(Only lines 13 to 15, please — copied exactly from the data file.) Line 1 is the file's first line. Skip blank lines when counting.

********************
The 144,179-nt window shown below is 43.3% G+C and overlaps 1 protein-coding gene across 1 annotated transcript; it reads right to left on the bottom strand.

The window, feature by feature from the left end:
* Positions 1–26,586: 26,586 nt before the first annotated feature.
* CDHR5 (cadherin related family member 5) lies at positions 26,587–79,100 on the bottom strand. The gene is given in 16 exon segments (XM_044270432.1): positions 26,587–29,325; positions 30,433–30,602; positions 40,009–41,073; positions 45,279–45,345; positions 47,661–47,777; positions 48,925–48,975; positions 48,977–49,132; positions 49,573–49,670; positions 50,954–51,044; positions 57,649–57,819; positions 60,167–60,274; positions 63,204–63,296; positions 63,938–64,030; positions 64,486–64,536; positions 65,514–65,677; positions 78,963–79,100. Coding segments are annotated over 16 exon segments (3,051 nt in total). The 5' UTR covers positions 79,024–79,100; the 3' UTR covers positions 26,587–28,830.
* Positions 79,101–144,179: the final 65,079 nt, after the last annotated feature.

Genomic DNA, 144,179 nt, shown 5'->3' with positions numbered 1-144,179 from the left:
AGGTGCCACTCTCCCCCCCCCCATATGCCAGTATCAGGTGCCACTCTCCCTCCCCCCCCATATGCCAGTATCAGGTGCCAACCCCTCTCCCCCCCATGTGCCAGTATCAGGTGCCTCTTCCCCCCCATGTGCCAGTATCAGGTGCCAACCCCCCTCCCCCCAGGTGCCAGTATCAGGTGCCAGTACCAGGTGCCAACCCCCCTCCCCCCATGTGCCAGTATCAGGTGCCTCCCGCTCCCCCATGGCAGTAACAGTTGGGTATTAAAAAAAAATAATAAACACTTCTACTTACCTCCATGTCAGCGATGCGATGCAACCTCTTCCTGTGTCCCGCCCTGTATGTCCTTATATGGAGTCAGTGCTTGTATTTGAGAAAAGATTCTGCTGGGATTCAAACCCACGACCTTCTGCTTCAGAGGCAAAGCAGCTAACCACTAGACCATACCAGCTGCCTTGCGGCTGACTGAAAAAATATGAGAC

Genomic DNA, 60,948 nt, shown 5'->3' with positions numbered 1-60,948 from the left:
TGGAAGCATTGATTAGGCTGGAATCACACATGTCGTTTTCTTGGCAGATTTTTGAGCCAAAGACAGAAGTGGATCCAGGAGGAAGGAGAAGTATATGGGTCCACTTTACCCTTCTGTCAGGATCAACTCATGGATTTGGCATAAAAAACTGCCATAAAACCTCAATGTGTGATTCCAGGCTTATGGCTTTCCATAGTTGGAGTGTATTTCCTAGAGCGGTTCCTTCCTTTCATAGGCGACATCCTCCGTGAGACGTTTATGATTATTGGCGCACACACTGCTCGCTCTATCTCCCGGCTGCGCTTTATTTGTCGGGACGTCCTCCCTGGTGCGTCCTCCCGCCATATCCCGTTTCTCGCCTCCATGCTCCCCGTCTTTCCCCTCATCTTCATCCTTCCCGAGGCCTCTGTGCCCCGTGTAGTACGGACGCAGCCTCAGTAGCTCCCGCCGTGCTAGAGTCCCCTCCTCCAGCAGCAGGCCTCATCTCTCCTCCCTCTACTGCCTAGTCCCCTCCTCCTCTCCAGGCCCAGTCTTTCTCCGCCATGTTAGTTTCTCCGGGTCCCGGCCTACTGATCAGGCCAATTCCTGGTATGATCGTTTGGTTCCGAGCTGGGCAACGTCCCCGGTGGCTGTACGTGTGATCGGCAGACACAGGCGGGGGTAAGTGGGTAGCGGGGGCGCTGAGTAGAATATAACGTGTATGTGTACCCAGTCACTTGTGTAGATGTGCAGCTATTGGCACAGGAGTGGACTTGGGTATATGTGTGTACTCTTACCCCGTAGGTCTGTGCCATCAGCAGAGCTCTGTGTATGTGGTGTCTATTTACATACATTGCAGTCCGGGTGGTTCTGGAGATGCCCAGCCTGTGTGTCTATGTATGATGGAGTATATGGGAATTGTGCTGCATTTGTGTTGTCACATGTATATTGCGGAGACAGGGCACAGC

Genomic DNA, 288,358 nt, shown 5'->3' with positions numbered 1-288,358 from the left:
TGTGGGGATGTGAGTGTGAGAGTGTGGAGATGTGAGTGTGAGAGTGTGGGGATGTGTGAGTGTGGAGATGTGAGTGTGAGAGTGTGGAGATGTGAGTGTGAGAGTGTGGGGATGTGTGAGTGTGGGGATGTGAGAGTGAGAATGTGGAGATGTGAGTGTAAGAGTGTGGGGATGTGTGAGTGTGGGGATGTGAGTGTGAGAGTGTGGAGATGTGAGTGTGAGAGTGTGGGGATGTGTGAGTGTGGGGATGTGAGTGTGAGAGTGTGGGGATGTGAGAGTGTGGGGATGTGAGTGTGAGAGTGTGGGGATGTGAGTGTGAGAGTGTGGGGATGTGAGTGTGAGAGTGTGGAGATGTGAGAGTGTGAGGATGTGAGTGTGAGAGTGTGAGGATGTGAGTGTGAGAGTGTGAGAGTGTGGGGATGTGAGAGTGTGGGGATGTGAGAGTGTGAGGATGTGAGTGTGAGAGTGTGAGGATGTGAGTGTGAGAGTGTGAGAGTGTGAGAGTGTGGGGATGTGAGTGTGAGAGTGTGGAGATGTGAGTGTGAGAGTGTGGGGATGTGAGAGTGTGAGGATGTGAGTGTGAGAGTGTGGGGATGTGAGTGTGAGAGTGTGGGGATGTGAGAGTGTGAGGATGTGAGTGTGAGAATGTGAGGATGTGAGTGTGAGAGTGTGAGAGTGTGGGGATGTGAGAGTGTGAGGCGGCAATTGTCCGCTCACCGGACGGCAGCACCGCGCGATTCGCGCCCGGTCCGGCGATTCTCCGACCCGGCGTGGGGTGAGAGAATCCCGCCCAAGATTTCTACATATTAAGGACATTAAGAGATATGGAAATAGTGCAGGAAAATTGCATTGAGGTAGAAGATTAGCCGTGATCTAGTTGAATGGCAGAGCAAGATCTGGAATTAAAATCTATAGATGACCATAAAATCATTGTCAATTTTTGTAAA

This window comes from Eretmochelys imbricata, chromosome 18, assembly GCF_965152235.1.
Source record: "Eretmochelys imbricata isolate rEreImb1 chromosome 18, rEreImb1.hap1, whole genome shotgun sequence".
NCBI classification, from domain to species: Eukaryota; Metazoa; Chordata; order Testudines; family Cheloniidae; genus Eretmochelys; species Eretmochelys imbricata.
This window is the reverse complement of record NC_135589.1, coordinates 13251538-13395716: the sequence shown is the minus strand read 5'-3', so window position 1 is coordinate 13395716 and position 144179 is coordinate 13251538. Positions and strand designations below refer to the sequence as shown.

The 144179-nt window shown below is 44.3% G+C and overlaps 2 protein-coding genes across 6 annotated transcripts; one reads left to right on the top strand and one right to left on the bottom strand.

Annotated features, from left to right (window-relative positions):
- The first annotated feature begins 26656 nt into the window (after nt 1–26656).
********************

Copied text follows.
Source record: "Eretmochelys imbricata isolate rEreImb1 chromosome 18, rEreImb1.hap1, whole genome shotgun sequence".
NCBI classification, from domain to species: Eukaryota; Metazoa; Chordata; order Testudines; family Cheloniidae; genus Eretmochelys; species Eretmochelys imbricata.
This window is the reverse complement of record NC_135589.1, coordinates 13251538-13395716: the sequence shown is the minus strand read 5'-3', so window position 1 is coordinate 13395716 and position 144179 is coordinate 13251538. Positions and strand designations below refer to the sequence as shown.